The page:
Katherine Isbister


Working at the intersection of Human Computer Interaction and Games, my research team at UC Santa Cruz builds and studies playful computer-supported experiences that push the boundaries of moment-to-moment engagement with technology. We have >100 peer-reviewed publications. Here are a few of the ongoing themes of our work:

Games and Emotion


Exploring and understanding the emotional impact of game design, and innovating emotional experience with games and playful interfaces through the creation of novel technical prototypes and design research.

Selected Publications
Isbister, K. 2016 How Games Move Us: Emotion by Design. MIT Press.

Robinson, R., Murray, J., Isbister, K. 2018. "You're Giving Me Mixed Signals!": A Comparative Analysis of Methods that Capture Players' Emotional Response to Games. Extended Abstracts of the 2018 CHI Conference on Human Factors in Computing Systems, Paper No. LBW567.

Yannakakis, G., Isbister, K., Paiva, A., and Karpouzis, K. 2014. Guest Editorial: Emotion in Games. IEEE Transactions on Affective Computing, Special Issue on Emotion and Games 1(5): 1-2.

Höök, K., Isbister, K., Westerman, S., Gardner, P., Sutherland, E., Vasalou, A., Sundström, P., Kaye, J.J., and Laaksolahti, J. 2011. Evaluation of Affective Interactive Applications, In Paolo Petta, Catherine Pelachaud and Roddy Cowie (eds), Emotion-Oriented Systems, The Humaine Handbook, pp. 683-700, Springer.

Isbister, K. 2011. Emotion and Motion: Games as Inspiration for Shaping the Future of Interface. Interactions, September/October 2011.

Isbister, K., Höök, K., Laaksolahti, J., & Sharp, M. 2007. Sensual evaluation instrument: Developing a trans-cultural self-report measure of affect. International journal of human-computer studies 65(4): 315-328.

Connecting through Social Play


A detailed look at collocated social game play, building games and studying how they modify social interaction, toward finding design patterns and innovating technological augmentation of in-person interaction. This line of research has included building exhibition-ready games, such as Yamove!, an IndieCade finalist game that debuted at the 2012 NYU Game Center No Quarter exhibition, and was also featured at the 2012 World Science Festival Innovation Arcade.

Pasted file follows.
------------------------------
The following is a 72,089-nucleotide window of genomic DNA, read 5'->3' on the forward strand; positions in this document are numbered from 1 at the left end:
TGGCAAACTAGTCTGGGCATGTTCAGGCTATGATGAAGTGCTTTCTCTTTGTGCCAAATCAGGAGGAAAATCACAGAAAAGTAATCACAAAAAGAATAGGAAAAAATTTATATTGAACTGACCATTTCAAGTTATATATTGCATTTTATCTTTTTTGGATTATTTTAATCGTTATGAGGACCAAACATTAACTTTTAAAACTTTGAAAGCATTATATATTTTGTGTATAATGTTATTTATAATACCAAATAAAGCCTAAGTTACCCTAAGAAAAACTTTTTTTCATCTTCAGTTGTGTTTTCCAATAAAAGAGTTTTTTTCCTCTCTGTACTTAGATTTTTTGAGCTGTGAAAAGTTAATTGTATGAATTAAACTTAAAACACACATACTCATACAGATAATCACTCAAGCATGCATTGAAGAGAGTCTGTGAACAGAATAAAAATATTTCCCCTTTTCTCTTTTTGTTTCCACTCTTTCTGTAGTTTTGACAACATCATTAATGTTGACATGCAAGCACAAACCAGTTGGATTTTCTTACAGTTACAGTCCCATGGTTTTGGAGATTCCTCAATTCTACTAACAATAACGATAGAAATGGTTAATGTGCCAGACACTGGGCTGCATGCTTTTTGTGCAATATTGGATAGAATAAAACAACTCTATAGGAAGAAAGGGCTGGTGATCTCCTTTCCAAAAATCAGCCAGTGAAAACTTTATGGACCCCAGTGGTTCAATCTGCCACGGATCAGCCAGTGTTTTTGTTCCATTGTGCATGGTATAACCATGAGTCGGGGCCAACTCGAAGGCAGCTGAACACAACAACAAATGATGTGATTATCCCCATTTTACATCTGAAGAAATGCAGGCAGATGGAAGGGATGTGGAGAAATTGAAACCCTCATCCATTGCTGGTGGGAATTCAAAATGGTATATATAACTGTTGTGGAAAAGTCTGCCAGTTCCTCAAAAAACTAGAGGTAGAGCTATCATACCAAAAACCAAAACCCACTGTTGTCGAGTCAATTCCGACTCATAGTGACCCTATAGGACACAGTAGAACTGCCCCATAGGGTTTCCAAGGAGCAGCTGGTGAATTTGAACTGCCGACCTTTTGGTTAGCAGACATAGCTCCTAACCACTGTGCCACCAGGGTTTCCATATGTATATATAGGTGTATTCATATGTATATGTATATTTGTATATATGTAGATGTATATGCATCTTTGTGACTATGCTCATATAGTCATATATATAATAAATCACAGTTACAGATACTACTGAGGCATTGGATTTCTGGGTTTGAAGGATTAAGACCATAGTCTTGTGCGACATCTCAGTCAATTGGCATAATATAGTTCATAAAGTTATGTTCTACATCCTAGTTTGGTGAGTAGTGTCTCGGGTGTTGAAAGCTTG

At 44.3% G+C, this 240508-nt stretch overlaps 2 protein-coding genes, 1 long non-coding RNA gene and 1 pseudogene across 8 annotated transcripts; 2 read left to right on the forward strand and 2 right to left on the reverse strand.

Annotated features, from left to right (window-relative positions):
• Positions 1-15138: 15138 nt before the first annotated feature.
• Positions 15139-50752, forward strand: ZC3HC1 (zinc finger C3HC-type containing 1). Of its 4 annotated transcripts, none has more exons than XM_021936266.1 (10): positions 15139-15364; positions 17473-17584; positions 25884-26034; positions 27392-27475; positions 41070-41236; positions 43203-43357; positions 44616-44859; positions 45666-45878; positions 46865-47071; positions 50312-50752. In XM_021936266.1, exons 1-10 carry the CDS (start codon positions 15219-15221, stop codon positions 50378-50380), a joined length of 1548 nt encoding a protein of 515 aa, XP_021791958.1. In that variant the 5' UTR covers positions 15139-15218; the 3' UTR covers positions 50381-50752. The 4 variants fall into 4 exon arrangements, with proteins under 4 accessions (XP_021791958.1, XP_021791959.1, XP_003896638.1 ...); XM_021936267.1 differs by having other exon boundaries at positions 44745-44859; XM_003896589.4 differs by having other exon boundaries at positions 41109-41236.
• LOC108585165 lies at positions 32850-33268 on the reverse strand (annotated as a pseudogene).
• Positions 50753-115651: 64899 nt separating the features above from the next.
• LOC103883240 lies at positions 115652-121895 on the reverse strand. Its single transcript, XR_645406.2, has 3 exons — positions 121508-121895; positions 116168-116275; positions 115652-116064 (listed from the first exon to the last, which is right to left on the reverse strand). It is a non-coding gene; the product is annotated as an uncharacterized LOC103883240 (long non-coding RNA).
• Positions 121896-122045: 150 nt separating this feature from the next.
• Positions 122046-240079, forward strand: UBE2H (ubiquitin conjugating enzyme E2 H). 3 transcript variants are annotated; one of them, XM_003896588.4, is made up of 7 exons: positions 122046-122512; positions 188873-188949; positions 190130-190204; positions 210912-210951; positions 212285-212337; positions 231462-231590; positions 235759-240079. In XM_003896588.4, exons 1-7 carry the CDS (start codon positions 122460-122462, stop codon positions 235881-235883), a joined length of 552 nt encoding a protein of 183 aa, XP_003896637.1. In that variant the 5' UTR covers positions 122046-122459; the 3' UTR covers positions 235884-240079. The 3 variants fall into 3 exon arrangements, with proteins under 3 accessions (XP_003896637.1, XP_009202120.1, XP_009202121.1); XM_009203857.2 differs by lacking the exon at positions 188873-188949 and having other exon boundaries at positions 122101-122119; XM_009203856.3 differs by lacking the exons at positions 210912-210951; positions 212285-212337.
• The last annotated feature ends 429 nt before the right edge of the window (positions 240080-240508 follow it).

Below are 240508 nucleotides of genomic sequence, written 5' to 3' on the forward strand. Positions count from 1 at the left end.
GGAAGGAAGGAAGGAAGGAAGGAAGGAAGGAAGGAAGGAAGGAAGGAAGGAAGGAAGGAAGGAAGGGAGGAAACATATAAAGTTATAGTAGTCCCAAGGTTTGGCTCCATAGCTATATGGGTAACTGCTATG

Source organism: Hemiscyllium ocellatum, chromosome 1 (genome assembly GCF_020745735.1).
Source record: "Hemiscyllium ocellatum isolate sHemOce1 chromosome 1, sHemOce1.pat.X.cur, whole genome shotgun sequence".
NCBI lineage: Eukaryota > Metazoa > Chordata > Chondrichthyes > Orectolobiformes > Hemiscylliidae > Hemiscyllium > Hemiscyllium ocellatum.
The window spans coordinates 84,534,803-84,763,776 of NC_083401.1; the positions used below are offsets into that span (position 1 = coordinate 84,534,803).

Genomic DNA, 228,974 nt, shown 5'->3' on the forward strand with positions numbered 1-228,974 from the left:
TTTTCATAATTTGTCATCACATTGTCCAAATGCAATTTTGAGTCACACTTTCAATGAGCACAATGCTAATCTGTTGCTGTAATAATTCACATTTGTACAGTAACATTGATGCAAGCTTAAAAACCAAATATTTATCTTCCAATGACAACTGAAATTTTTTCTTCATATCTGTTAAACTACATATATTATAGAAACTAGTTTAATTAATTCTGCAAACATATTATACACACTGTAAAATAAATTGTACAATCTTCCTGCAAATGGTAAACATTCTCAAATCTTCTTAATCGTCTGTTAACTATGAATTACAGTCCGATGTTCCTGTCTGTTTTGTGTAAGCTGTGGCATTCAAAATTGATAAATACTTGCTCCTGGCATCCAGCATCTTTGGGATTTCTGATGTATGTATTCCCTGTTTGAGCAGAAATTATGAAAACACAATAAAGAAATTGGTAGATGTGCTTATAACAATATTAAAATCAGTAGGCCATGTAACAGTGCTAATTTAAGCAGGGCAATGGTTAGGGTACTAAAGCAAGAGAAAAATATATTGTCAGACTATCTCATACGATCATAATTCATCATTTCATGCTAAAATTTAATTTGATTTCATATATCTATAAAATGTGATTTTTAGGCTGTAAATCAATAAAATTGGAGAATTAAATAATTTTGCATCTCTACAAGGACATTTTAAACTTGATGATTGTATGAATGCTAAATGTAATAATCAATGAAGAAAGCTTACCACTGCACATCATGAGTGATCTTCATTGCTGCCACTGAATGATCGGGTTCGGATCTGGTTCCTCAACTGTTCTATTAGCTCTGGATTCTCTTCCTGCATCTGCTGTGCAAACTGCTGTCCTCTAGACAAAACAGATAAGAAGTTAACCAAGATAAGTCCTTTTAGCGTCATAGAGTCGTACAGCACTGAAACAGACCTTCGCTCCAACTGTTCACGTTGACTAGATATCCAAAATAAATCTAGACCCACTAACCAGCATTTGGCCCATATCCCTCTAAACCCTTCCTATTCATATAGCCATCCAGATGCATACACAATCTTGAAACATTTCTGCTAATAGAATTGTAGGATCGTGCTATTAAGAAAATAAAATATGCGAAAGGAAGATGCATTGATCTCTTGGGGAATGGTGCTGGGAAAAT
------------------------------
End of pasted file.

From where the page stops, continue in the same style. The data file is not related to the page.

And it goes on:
Selected Publications
Isbister, K. 2016. Connecting through Play. Interactions Magazine 23(4) (Cover article).

Dagan, E., Márquez Segura, E., Altarriba Bertran, F., Flores, M., and Isbister, K. 2019. Designing 'True Colors': A Social Wearable that Affords Vulnerability. Proceedings of the 2019 CHI Conference on Human Factors in Computing Systems.

Márquez Segura, E., Fey, J., Dagan, E., Jhaveri, S.N., Pettitt, J., Flores, M., and Isbister, K. 2018. Designing Future Social Wearables with Live Action Role Play (Larp) Designers. Proceedings of the 2018 CHI Conference on Human Factors in Computing Systems.

Isbister, K., Márquez Segura, E., Kirkpatrick, S., Chen, X., Salahuddin, S., Cao, G. and Tang, R. 2016. Yamove! A Movement Synchrony Game That Choreographs Social Interaction. Human Technology Special Issue on Human-Technology Choreographies: Body, Movement, and Space, Volume 12 (1):74-102.

Abe, K. and Isbister, K. 2016. Hotaru: The Lightning Bug Game. (Presented in Interactivity). CHI Extended Abstracts 2016: 277-280.

Isbister, K. and Mueller, F. 2015. Guidelines for the Design of Movement-Based Games and their relevance to HCI. Human Computer Interaction, special issue on Games and HCI 30(4), 366-399.

Márquez Segura, E. and Isbister, K. 2015. Enabling Co-Located Physical Social Play: A Framework for Design and Evaluation. In Bernhaupt R. (ed), Evaluating User Experience in Games (2nd Edition), Springer.

Smart Fidget Devices